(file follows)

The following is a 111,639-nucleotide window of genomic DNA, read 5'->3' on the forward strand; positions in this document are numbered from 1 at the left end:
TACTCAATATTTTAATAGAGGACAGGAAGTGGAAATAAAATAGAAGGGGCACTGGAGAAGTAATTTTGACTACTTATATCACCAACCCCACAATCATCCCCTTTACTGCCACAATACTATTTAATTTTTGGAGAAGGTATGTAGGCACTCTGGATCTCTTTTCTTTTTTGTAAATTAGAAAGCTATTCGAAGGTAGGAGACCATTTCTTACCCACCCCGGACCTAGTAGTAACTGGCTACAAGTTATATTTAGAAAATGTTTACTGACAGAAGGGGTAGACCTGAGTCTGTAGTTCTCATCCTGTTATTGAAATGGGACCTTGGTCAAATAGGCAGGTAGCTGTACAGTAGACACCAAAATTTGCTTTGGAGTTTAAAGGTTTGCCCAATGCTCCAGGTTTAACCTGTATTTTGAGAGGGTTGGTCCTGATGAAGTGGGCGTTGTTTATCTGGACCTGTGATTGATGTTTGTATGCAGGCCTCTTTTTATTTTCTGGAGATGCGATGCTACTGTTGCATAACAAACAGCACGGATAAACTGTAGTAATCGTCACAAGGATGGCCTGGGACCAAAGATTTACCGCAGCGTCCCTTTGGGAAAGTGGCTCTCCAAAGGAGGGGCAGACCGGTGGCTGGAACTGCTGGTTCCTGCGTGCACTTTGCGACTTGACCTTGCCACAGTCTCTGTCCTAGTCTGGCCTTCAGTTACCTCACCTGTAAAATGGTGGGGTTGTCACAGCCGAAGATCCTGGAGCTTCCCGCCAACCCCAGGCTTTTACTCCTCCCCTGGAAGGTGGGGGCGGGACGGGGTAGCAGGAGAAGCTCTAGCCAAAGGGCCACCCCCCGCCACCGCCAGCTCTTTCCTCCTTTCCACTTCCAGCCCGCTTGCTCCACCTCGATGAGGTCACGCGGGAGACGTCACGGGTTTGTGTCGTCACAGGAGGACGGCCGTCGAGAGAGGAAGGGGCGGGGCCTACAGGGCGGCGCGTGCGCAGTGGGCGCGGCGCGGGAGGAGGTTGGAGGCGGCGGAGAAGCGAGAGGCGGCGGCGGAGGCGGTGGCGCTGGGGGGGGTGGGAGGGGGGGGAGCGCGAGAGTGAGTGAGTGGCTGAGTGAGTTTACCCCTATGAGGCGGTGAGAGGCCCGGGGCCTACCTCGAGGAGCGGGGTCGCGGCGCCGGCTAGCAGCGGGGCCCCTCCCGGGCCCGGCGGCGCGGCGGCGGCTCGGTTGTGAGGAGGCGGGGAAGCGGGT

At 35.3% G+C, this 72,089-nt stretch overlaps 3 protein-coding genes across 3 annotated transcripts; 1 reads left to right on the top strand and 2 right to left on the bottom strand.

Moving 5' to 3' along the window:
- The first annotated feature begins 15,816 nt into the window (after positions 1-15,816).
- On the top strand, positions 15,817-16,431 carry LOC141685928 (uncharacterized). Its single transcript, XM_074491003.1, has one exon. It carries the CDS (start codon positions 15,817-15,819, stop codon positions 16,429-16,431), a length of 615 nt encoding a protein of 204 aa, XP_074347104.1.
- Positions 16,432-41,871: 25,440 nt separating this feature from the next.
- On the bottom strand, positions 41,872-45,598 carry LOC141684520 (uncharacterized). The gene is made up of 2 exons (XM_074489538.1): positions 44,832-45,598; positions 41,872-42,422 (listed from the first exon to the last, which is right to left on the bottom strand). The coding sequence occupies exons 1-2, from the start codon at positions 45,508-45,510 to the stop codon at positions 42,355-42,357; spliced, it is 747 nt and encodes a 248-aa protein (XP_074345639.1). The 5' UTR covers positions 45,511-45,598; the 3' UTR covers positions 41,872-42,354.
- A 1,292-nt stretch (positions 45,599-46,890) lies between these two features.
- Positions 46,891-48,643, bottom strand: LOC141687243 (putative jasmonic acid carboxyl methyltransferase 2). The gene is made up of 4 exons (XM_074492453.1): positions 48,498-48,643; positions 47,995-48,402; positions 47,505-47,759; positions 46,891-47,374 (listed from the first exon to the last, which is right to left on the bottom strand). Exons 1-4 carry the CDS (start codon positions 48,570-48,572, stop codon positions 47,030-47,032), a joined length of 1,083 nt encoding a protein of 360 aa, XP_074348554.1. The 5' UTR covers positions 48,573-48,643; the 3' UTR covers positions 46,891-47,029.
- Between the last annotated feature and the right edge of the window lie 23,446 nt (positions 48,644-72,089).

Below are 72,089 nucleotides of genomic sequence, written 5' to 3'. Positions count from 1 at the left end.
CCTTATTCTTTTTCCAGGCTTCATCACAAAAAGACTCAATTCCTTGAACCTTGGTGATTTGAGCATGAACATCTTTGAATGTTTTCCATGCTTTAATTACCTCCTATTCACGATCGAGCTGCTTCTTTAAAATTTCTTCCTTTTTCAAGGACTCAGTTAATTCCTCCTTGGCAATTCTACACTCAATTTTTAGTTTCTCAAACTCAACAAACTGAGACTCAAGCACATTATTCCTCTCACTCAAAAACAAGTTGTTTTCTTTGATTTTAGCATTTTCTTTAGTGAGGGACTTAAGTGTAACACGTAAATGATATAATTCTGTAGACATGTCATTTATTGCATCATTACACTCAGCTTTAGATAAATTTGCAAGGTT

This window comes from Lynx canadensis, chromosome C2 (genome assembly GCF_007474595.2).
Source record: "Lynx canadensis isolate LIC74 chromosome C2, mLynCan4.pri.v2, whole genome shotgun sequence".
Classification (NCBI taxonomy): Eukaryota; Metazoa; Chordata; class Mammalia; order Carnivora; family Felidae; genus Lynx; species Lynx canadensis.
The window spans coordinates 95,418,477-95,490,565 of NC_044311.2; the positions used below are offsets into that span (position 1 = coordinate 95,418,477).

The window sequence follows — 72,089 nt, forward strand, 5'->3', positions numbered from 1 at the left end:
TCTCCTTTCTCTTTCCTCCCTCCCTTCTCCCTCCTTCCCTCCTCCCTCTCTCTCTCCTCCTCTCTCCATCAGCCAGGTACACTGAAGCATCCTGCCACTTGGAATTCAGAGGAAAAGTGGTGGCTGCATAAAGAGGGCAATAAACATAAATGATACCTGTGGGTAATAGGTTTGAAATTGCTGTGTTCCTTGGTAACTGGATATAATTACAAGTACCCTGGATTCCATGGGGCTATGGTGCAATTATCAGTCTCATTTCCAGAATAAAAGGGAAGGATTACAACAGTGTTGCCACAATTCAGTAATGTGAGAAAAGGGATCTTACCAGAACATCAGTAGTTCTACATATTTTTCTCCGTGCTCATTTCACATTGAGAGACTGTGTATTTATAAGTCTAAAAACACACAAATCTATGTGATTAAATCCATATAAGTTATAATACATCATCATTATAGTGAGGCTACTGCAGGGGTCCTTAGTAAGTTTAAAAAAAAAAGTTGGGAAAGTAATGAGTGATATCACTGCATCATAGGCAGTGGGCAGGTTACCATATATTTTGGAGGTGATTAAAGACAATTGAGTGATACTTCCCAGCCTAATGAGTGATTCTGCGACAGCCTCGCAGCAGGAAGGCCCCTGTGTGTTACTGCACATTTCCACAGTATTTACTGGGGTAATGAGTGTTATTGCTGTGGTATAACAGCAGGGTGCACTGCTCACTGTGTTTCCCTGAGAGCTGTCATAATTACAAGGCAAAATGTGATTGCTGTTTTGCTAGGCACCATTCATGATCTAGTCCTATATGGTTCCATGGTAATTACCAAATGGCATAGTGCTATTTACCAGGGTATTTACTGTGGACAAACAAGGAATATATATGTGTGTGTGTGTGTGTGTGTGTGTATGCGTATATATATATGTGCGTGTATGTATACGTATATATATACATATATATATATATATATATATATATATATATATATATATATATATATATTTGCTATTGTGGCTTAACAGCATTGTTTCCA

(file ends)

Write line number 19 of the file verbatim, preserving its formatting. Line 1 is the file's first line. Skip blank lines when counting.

TCTCCTTTCTCTTTCCTCCCTCCCTTCTCCCTCCTTCCCTCCTCCCTCTCTCTCTCCTCCTCTCTCCATCAGCCAGGTACACTGAAGCATCCTGCCACTTGGAATTCAGAGGAAAAGTGGTGGCTGCATAAAGAGGGCAATAAACATAAATGATACCTGTGGGTAATAGGTTTGAAATTGCTGTGTTCCTTGGTAACTGGATATAATTACAAGTACCCTGGATTCCATGGGGCTATGGTGCAATTATCAGTCTCATTTCCAGAATAAAAGGGAAGGATTACAACAGTGTTGCCACAATTCAGTAATGTGAGAAAAGGGATCTTACCAGAACATCAGTAGTTCTACATATTTTTCTCCGTGCTCATTTCACATTGAGAGACTGTGTATTTATAAGTCTAAAAACACACAAATCTATGTGATTAAATCCATATAAGTTATAATACATCATCATTATAGTGAGGCTACTGCAGGGGTCCTTAGTAAGTTTAAAAAAAAAAGTTGGGAAAGTAATGAGTGATATCACTGCATCATAGGCAGTGGGCAGGTTACCATATATTTTGGAGGTGATTAAAGACAATTGAGTGATACTTCCCAGCCTAATGAGTGATTCTGCGACAGCCTCGCAGCAGGAAGGCCCCTGTGTGTTACTGCACATTTCCACAGTATTTACTGGGGTAATGAGTGTTATTGCTGTGGTATAACAGCAGGGTGCACTGCTCACTGTGTTTCCCTGAGAGCTGTCATAATTACAAGGCAAAATGTGATTGCTGTTTTGCTAGGCACCATTCATGATCTAGTCCTATATGGTTCCATGGTAATTACCAAATGGCATAGTGCTATTTACCAGGGTATTTACTGTGGACAAACAAGGAATATATATGTGTGTGTGTGTGTGTGTGTGTGTATGCGTATATATATATGTGCGTGTATGTATACGTATATATATACATATATATATATATATATATATATATATATATATATATATATATATATATTTGCTATTGTGGCTTAACAGCATTGTTTCCA